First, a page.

> how you can use Solr to access an index generated by the nutch crawler (i
> think Thorsten has allready done this) or by Compass, or any other system
> that builds a Lucene index.
Thorsten Scherler? Is this code available anywhere? Sounds very
interesting to me. Maybe someone could ellaborate on the differences
between the indexes created by Nutch/Solr/Compass/etc., or point me in
the direction of an answer?
> 2) "contrib" code that runs as it's own process to crawl documents and
> send them to a Solr server. (mybe it parses them, or maybe it relies on
> the next item...)
Do you know FAST? It uses a step-by-step approach ("pipeline") in which
all of these tasks are done. Much of it is tuned in a easy web tool.
The point I'm trying to make is that contrib code is nice, but a
"complete package" with these possibilities could broaden Solr's appeal
> 3) Stock "update" plugins that can each read a raw inputstreams of a some
> widely used file format (PDF, RDF, HTML, XML of any schema) and have
> configuration options telling them them what fields in the schema each
> part of their document type should go in.
Exactly, this sounds more like it. But if similar inputstreams can be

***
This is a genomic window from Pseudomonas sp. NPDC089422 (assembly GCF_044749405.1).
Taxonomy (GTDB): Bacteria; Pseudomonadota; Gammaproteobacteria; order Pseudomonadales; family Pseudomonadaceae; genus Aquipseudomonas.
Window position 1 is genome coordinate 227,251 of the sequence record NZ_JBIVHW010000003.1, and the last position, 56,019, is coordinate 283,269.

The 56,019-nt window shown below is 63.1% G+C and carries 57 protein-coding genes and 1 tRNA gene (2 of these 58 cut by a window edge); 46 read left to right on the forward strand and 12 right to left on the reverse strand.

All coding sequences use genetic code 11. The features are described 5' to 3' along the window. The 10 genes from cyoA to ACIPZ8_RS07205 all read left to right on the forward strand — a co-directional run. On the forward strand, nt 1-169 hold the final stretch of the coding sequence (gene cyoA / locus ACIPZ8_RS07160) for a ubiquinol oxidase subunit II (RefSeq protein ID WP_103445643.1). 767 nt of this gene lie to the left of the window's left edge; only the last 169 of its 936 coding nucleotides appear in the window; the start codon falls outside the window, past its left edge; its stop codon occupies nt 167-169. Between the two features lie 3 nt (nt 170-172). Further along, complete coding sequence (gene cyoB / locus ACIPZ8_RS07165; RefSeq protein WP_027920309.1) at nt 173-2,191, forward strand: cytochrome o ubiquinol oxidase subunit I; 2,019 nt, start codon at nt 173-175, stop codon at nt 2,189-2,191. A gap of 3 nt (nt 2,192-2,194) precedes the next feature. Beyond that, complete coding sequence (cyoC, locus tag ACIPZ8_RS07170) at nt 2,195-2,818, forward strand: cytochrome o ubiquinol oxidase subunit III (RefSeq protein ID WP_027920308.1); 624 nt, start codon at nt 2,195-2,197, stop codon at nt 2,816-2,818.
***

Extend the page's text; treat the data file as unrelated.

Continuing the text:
handled by Nutch, what's the point in using Solr at all? The http API's?
In other words, both Nutch and Solr seem to have functionality that
enterprises would want. But neither gives you the "total solution".
Don't get it wrong, I don't want to bloat the products, even though it
would be nice to have a crossover solution which is easy to set up.
The architecture could look something like this:
Connector -> Parser -> DocProc -> (via schema) -> Index
Possible connectors: JDBC, filesystem, crawler, manual feed
Possible parsers: PDF, whatever
Both connectors, parsers AND the document processors would be plugins.
The DocProcs would typically be adjusted for each enterprise' needs, so
that it fits with their schema.xml.
Problem is; I haven't worked enough with Solr, Nutch, Lucene etc. to
really know all possibilities and limitations. But I do believe that the
outlined architecture would be flexible and answer many needs. So the
What is Solr missing? Could parts of Nutch be used in Solr to achieve
this? How? Have I misunderstood completely? :)